As smoke clears, officials optimistic about Lake Tahoe fire
SOUTH LAKE TAHOE, Calif. (AP) Relieved residents awoke to cobalt, smoke-free skies Friday as fire officials announced they had turned the corner in fighting a wildfire that threatened thousands of homes and the tourist trade in this resort community.After a second straight day of mild winds allowed firefighters to surround the blaze, U.S. Forest Service commanders said they planned to reduce their force by one-fourth and allow residents of an area where 254 structures were destroyed to inspect the wreckage for the first time.Firefighters came in this morning and felt even more comfortable about the approaching containment of this fire, incident commander Rich Hawkins said at a morning update. Im feeling pretty good about it.A total of 3,500 people have been evacuated since the fire broke out Sunday, but with the blaze 70 percent contained and the outlook for full containment promising, authorities lifted evacuation orders in some neighborhoods and downgraded mandatory orders to voluntary in others.The amount of land burned held steady at 3,100 acres, or 4.7 square miles, as of Friday, according to Hawkins. With new fires breaking out in other parts of the country, 500 of the more than 2,100 Forest Service personnel working in the Lake Tahoe Basin would be deployed elsewhere, he said.Hawkins said authorities had pinpointed the cause of the blaze and would announce it later Friday. He said he believed it was accidental.The decision to let homeowners back into the burned-out streets about seven miles from the lake where all the destroyed homes are located, even if the visits would be under police escort and limited to an hour, was welcome news to residents who had waited all week to see the devastation for themselves.We havent been able to have closure, said Che DeVol, who was told his home was totally destroyed by the fire. He and his father visited a victim-assistance center set up by various agencies at Tahoe Community College but he had yet to return to a family home of 22 years.To stand there and at least rake through our stuff, thats the hardest part, he said. They wont let us out there.A few people were so determined to sift through the ashes that they defied the evacuation orders and returned repeatedly on bicycles earlier Thursday. They were arrested for trespassing, said El Dorado Sheriffs Deputy Phil Chovanec.Fire officials attributed their rising confidence about the fire to a break in the weather that kept winds low on Thursday. The wind that did blow had delivered higher humidity, a welcome condition, said meteorologist Jim Wallman.Were calling it the swath of luck, Wallman said, pointing out a swath of high pressure on a satellite map represented by a dark streak.Officials cautioned, however, said it still was too early to declare victory, with forecasters saying winds could pick up again Friday and hotspots still smoldering in some areas.Dont be complacent. There are still hazards out there, Kit Bailey, a U.S. Forest Service chief, told hundreds of firefighters Friday morning. Its going to be a long, brutal summer.Associated Press Writers Amanda Fehd, Aaron C. Davis and Joe Mullin contributed to this report.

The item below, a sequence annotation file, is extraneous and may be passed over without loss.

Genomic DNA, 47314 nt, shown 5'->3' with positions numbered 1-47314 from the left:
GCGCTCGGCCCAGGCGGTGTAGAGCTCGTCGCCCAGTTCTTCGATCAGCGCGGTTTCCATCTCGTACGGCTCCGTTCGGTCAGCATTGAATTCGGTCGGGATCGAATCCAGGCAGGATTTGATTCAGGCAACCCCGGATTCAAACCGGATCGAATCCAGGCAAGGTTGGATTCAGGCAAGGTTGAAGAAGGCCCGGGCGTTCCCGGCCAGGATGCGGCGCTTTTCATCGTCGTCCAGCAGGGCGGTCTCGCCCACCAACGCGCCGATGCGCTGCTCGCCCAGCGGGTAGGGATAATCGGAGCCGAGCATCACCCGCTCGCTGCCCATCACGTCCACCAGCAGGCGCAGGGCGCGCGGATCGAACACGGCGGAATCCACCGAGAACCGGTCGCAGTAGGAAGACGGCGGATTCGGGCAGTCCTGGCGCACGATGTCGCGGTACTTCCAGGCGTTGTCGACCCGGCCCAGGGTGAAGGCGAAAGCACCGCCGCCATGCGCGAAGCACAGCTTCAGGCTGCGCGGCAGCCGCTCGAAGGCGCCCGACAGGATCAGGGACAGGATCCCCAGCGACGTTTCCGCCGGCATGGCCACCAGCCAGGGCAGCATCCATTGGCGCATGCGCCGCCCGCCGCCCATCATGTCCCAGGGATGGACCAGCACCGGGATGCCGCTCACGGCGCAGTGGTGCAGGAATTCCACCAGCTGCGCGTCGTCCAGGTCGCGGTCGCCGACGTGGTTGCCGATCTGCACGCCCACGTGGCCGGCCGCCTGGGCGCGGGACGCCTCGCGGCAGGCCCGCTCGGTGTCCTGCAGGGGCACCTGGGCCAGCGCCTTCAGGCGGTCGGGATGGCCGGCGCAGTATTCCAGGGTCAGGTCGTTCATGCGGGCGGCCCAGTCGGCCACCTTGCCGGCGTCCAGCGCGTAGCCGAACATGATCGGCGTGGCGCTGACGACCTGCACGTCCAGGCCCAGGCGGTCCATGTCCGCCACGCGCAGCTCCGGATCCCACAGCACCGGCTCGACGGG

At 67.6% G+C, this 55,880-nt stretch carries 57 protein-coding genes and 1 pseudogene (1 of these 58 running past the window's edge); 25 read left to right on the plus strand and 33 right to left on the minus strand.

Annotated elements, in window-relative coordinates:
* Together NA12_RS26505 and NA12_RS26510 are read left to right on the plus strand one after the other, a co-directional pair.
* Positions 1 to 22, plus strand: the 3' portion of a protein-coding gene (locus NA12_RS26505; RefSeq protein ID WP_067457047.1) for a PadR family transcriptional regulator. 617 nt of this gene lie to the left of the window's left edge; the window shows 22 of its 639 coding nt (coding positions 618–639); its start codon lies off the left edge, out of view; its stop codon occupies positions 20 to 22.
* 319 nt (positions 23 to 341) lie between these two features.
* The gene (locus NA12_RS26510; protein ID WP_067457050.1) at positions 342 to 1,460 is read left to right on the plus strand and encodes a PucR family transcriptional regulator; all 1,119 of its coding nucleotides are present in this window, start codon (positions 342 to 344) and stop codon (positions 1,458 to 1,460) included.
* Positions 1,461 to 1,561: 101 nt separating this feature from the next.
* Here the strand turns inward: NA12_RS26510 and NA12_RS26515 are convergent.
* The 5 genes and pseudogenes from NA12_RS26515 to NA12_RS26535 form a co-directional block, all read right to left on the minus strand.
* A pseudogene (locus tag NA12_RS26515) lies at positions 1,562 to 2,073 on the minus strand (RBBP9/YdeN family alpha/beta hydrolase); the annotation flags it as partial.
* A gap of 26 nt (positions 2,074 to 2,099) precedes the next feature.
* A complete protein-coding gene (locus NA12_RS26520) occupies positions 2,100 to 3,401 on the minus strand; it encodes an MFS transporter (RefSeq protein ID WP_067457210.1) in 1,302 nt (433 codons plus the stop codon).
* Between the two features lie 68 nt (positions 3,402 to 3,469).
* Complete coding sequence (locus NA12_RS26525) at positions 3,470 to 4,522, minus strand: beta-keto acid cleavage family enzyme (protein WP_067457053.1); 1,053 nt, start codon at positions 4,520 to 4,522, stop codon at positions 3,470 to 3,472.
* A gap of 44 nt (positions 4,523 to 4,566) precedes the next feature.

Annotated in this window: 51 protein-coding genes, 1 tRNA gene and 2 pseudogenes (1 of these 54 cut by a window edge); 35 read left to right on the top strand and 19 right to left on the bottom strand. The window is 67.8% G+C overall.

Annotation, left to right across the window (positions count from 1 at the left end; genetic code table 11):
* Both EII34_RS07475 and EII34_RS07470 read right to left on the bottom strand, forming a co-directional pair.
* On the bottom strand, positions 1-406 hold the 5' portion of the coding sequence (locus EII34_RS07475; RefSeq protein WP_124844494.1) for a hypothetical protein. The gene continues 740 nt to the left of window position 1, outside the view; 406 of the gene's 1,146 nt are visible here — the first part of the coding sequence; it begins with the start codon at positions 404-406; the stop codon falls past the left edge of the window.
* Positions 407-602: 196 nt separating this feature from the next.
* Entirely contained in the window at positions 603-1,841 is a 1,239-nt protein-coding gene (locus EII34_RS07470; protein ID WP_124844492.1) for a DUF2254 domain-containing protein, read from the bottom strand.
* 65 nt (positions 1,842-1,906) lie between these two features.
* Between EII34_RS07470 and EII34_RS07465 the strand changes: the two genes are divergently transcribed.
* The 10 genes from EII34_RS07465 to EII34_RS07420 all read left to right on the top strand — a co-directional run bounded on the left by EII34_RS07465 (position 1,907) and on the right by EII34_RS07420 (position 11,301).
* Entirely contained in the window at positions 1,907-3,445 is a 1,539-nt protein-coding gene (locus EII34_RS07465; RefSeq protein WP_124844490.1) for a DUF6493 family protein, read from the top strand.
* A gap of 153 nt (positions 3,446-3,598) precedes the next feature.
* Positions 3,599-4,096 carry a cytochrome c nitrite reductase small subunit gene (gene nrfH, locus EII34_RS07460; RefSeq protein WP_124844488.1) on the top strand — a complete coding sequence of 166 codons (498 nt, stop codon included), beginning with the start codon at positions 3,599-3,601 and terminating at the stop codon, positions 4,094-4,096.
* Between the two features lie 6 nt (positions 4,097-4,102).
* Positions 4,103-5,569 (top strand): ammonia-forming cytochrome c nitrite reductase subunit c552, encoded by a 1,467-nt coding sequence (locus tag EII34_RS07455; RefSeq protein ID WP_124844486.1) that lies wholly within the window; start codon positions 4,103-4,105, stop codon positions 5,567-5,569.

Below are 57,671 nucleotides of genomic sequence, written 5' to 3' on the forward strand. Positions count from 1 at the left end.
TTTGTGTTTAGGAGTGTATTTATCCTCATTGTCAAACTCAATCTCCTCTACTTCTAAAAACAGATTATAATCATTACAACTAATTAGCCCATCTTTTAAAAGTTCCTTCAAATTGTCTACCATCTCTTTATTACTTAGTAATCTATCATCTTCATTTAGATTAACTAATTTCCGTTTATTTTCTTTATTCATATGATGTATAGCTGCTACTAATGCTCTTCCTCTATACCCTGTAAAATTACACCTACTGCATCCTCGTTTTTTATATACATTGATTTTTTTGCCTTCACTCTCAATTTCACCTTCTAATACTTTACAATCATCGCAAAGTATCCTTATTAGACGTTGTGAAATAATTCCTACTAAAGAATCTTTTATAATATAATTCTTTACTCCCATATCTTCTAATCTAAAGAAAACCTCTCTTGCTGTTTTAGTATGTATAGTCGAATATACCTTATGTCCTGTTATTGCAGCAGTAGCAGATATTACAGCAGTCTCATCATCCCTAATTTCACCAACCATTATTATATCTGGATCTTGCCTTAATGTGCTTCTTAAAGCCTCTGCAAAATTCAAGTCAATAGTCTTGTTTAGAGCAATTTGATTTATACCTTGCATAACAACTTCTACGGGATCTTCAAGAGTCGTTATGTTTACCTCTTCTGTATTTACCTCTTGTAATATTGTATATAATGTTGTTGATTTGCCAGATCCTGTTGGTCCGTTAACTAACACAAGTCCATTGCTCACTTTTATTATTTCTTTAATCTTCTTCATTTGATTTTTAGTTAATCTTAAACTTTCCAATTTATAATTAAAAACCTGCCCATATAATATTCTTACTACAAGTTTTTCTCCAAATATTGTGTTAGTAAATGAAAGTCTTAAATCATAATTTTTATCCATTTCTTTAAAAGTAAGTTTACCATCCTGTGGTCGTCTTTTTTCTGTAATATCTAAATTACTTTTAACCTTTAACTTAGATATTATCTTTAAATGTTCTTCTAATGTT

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Glenwood Springs Police Chief Joseph Deras lamented his department’s inability to maintain a constant presence downtown during a virtual public forum Monday night.